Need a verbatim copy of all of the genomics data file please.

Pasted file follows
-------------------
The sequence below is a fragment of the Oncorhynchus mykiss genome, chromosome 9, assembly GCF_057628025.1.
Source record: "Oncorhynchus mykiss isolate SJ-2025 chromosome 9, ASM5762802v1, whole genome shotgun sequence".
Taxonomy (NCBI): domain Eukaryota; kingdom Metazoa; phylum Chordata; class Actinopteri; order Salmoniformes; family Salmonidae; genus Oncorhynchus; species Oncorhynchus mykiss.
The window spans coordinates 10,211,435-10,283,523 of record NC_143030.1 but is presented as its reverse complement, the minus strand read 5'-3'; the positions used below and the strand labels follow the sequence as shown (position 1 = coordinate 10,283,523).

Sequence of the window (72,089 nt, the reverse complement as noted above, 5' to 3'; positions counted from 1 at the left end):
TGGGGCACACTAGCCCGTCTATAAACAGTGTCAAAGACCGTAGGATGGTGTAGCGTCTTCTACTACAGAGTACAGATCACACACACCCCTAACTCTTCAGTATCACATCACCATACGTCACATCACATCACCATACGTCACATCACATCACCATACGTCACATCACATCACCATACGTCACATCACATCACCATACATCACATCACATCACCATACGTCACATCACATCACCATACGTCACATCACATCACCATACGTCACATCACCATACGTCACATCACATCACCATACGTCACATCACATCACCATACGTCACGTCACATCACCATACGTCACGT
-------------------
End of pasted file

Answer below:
The sequence below is a fragment of the Oncorhynchus mykiss genome, chromosome 9, assembly GCF_057628025.1.
Source record: "Oncorhynchus mykiss isolate SJ-2025 chromosome 9, ASM5762802v1, whole genome shotgun sequence".
Taxonomy (NCBI): domain Eukaryota; kingdom Metazoa; phylum Chordata; class Actinopteri; order Salmoniformes; family Salmonidae; genus Oncorhynchus; species Oncorhynchus mykiss.
The window spans coordinates 10,211,435-10,283,523 of record NC_143030.1 but is presented as its reverse complement, the minus strand read 5'-3'; the positions used below and the strand labels follow the sequence as shown (position 1 = coordinate 10,283,523).

Sequence of the window (72,089 nt, the reverse complement as noted above, 5' to 3'; positions counted from 1 at the left end):
TGGGGCACACTAGCCCGTCTATAAACAGTGTCAAAGACCGTAGGATGGTGTAGCGTCTTCTACTACAGAGTACAGATCACACACACCCCTAACTCTTCAGTATCACATCACCATACGTCACATCACATCACCATACGTCACATCACATCACCATACGTCACATCACATCACCATACGTCACATCACATCACCATACATCACATCACATCACCATACGTCACATCACATCACCATACGTCACATCACATCACCATACGTCACATCACCATACGTCACATCACATCACCATACGTCACATCACATCACCATACGTCACGTCACATCACCATACGTCACGT